Die Sollbruchstelle is literally translated to ought-to-break-point. And if you are lost in translation now, let me explain: It is a point on a device that is predetermined to break after a short period of usage.
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Let’s take a new mobile phone. You buy it and it works perfectly. After about a year it still works quite well – except that the device’s battery seems to start having its faults, even though it was never in any situation where it could have broken.
That is what Germans call a Sollbruchstelle – because of course the German language has a word for such a thing.
Because once you walk to the store after finding out your nearly new device doesn’t work anymore, desperate to repair it and buy a new battery, the companies make profit. Just because they designed it so that the battery would break quickly.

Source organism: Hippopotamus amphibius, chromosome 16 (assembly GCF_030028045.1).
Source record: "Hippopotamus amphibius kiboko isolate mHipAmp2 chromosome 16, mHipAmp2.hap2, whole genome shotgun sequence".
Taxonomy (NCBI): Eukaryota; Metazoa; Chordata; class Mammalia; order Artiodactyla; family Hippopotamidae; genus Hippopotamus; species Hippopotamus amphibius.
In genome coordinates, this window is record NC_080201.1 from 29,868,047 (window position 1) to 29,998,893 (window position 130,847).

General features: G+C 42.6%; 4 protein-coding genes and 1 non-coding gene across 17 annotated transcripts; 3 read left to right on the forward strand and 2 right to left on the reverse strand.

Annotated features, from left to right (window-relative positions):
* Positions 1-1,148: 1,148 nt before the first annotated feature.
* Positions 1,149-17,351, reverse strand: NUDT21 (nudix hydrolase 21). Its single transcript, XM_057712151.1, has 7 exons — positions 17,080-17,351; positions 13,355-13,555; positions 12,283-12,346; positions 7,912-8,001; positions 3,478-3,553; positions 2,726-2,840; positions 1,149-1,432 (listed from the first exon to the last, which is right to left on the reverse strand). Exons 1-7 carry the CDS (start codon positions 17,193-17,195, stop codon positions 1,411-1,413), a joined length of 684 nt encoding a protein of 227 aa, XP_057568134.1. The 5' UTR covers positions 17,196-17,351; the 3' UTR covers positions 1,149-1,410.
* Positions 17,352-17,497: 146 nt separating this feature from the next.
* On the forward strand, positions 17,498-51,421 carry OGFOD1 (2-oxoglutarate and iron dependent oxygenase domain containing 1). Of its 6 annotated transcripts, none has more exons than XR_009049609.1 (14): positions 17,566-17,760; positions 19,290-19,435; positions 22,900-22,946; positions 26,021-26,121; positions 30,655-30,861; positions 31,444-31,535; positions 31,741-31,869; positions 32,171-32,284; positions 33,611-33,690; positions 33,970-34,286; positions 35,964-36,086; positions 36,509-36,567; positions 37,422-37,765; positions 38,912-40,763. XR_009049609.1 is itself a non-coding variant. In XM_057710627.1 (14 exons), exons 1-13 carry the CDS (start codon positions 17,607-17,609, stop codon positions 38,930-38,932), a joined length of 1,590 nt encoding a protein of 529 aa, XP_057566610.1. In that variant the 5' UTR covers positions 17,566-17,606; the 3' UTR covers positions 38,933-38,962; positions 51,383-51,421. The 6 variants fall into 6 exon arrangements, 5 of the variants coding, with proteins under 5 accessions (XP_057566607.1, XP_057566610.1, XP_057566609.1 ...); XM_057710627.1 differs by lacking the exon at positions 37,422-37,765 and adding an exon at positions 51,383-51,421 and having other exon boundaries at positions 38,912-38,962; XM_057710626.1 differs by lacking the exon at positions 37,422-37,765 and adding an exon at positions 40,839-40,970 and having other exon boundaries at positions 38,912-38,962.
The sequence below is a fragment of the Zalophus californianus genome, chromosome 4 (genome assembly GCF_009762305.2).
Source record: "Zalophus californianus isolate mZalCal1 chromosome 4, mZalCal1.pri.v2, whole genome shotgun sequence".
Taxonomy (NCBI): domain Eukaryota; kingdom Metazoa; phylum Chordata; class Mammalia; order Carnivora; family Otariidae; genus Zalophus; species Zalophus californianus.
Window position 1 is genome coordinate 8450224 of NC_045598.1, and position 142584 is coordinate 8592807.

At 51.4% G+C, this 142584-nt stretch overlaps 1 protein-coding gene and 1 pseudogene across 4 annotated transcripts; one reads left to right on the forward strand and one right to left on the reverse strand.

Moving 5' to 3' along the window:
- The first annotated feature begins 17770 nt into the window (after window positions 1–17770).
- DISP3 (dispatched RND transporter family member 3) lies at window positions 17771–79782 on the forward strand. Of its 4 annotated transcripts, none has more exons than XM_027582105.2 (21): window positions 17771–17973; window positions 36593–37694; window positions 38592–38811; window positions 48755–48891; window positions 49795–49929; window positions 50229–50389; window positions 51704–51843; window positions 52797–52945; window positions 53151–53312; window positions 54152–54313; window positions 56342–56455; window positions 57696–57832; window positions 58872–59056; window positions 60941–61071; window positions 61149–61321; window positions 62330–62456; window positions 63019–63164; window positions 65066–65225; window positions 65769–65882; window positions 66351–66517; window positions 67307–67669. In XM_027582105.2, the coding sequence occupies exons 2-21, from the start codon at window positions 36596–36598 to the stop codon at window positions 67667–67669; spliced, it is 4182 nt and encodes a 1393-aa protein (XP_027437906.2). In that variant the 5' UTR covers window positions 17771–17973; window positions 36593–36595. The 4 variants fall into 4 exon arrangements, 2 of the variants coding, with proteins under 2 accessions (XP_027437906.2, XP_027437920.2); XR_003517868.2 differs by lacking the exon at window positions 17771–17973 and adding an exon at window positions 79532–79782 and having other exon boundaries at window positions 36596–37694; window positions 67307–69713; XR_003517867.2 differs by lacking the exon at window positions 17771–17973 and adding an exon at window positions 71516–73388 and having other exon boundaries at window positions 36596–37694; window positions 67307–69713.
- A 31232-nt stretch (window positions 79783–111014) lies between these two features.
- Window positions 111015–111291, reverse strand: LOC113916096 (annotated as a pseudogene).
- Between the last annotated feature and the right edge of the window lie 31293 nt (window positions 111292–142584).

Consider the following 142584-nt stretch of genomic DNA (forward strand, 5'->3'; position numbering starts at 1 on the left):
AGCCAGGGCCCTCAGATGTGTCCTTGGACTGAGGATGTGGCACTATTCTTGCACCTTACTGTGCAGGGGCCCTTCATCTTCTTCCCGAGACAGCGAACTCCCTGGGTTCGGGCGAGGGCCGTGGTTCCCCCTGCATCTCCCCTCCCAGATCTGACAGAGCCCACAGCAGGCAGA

Avoiding Sollbruchstellen is a tricky business, because they are usually found everywhere. Not just in technical devices, but also in mechanical things (when, for example, the screws holding together a product just don’t seem to last as long as you expected them to).
Sollbruchstellen aren’t always bad though. Sometimes they are meant to help you separate different materials from each other to make the recycling of a used thing easier.
Or when an object that is regularly used needs a new part, there might be a small, pre-made crack that allows you to break off this part at the predetermined place.
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You can at least remove the sim card (if not the battery itself) when the battery reaches its Sollbruchstelle. Photo: DPA
All in all, Sollbruchstelle is a word so German that even some Germans don’t understand its true meaning.
Sie können den alten Griff an der Sollbruchstelle abbrechen.
You can break off the old handle at its predetermined breaking point.
Akkus sind jedes Mal eine Sollbruchstelle.
Batteries are predetermined to break every time.
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This article was produced independently with support from Lingoda.
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